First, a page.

At the Heart of Reality
Celebrate Life

It's about the music

By Bill Lewellis

In April 1999, Bishop Paul preached to the deacons and priests of the Diocese of Bethlehem at the Chrism Mass, the Eucharist wherein Holy Oils are blessed and ordination vows renewed. He spoke about how ordained ministry is so much more than role and function. “When I took organ lessons,” he said, “I was a bit too concerned at one point with technique and with hitting the right notes. My teacher said, ‘Paul, I could get a monkey to play the right notes. What I want to hear from you is music.’"

In 1981, after 18 years as a Roman Catholic priest in the Diocese of Allentown, most of those on the bishop's staff as his liaison with seminarians and with the media,I resigned. Monica and I married, and I soon began working as a special agent for Prudential and volunteering as a member of the diocesan communication committee of the Diocese of Bethlehem. Late in 1984, I applied for and was accepted as diocesan communication minister on the bishop's staff.

Bishop Mark Dyer kindly offered several times to receive my orders, so to receive me as an Episcopal priest. I replied, tongue somewhat in cheek, that after working for some 15 years on the staff of an RC bishop with a dominant personality, I wasn't going to let even a nice guy like him do that to me again. Through those years, 1985 to 95, and Bishop Mark's repeated offers, I said something like: "Why? After becoming an Episcopal priest, I would be doing the same thing on his staff as a priest as I had been doing as a lay person. Yes, I loved preaching and preparing sermons, but I could get an invitation to preach somewhere in the diocese as a lay person on any given Sunday."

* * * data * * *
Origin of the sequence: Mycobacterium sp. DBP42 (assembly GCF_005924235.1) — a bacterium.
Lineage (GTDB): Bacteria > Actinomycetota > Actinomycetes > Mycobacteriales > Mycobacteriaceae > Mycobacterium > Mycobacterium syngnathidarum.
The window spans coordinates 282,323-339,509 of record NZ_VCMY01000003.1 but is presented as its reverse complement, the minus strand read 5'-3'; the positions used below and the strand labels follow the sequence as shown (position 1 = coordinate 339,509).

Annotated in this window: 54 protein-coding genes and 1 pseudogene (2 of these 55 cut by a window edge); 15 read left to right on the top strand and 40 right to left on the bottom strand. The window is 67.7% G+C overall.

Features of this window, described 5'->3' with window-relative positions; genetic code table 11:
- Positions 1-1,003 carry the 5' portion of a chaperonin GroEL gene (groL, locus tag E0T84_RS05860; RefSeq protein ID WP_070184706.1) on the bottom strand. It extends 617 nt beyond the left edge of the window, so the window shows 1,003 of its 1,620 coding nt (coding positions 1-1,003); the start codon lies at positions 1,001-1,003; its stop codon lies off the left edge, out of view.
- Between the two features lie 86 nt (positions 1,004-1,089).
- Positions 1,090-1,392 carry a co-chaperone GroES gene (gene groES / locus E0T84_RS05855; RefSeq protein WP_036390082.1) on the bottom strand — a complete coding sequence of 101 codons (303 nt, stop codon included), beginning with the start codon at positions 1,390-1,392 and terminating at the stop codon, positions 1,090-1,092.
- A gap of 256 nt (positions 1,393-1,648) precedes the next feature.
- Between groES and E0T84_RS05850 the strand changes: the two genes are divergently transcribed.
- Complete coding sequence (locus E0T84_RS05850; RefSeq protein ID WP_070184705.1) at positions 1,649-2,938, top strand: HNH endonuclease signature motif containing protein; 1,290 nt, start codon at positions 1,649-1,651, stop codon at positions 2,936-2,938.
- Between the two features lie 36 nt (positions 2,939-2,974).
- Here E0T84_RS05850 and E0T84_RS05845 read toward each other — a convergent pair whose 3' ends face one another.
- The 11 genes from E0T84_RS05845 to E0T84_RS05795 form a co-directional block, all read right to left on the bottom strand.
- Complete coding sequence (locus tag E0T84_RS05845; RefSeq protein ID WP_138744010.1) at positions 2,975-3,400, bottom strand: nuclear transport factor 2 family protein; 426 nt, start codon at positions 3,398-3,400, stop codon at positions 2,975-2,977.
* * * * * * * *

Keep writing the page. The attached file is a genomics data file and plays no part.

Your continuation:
Time passed. Bishop Paul Marshall was elected to be our next bishop. He kept me on staff and he too asked several times if I'd like to have my orders received. I gave a similar reply. Basically, why? What would I be doing differently?

Finally, in the fall of 1999, Bishop Paul said this was the last time he was going to ask. My reply was the same. He said something like, "Being a priest is not about what one does but who one is. You know that, but haven't been thinking about it. Think about it and let me know."

It was about the music. Not the notes. Not what one does.

On Nov. 1, 1999, after serving 14 years on diocesan staff as a lay person, I was received as a priest of the Episcopal Church.


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